A Christian politics thus recognizes that although there’s no such thing as a truly just worldly institution, there are some institutions that are more just than others, and we ought to recognize and encourage them, instead of simply writing them all off as equally rotten.   Remember that in Augustine’s paradigm, the earthly city, seen in political structures like Rome, was sure always to miss the mark of justice, but that didn’t mean that it could never come close, or that we shouldn’t try to help it become less unjust.  Economics then is an area ripe for “selective collaboration.”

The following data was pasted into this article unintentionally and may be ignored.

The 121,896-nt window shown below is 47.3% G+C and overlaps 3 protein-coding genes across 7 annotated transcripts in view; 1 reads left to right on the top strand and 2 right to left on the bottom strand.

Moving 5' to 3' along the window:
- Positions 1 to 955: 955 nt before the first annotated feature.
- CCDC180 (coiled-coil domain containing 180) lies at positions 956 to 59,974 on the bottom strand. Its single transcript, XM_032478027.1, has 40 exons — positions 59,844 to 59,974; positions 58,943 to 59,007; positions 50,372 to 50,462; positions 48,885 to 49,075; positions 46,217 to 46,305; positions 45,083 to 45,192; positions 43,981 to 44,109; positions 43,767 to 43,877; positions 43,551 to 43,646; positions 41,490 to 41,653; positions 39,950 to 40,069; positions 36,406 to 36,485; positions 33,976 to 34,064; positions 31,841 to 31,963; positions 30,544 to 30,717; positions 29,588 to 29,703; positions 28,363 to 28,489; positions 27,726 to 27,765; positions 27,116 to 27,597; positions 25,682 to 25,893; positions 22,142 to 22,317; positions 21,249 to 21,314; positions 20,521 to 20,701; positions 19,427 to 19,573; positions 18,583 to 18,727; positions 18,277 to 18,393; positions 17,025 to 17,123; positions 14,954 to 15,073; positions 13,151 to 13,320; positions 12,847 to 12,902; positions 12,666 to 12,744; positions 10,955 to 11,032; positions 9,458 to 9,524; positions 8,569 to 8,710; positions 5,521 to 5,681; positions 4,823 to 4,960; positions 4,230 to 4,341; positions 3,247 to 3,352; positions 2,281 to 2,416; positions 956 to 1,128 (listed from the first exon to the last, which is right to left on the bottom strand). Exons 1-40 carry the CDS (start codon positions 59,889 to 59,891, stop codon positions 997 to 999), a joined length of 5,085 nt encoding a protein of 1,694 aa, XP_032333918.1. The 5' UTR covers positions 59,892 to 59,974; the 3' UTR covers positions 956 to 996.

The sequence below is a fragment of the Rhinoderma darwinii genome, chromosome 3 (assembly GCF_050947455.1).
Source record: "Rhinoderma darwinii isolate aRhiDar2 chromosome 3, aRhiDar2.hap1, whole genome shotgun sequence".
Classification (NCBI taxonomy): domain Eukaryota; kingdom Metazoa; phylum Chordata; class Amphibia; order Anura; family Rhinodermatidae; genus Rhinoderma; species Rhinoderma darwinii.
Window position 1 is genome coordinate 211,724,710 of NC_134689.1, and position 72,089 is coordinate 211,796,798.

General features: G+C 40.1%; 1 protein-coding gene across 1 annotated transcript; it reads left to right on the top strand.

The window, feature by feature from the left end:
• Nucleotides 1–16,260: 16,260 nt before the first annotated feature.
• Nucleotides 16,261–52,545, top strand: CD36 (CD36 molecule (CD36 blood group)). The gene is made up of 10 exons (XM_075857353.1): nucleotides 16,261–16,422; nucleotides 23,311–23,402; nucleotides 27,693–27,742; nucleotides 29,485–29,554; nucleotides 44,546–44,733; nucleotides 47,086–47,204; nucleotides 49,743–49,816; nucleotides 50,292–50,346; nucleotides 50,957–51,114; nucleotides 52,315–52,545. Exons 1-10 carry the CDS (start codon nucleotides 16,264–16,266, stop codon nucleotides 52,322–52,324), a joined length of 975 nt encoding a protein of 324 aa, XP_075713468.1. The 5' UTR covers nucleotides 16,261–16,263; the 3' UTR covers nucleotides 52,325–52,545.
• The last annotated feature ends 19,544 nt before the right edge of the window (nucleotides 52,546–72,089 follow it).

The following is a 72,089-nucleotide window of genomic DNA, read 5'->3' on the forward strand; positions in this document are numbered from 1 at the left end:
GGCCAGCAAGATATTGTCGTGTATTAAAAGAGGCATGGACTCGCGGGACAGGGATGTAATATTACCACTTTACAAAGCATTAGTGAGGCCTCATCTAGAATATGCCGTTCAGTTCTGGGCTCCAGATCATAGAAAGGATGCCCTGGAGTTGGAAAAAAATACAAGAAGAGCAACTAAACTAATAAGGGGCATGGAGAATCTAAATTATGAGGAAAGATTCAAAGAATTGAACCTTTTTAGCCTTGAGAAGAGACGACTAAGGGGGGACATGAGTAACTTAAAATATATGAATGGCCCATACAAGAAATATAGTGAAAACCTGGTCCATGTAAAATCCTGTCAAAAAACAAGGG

While the Church does its work of preaching the Gospel, helping the poor, and encouraging charity, in the meantime, juster laws can restrain injustice and help motivate good deeds in those for whom the impulse of charity is weak.  We have in the Old Testament a wonderful model of how God sought to encourage economic justice for his people–not only through moral exhortation and a call to worship and imitation of God, but through legal structures that recognized how easily the weak can be further marginalized and the strong can continue to grow stronger at their expense, and that tried to guard against this tendency.  While we cannot and should not press for laws that mandate Christ-like charity, we can at least support policies that discourage outright un-charity, or which try to ameliorate its effects.  We can support policies that seek to restrain the power and influence of money over our culture and societies, mindful of Paul’s warning that the love of money is the root of all evil.  When economic policies are debated in our cities or our national assemblies, we must of course insist that the needs of the poor are remembered and are favored over and above the desires of the wealthy to grow wealthier.  We must speak out against the lying narrative which insists that if we just leave wealth alone and let it do its work of creating more wealth, then poverty will disappear–usually this just means that, at best, poverty will be hidden away in some place less visible, like southeast Asia.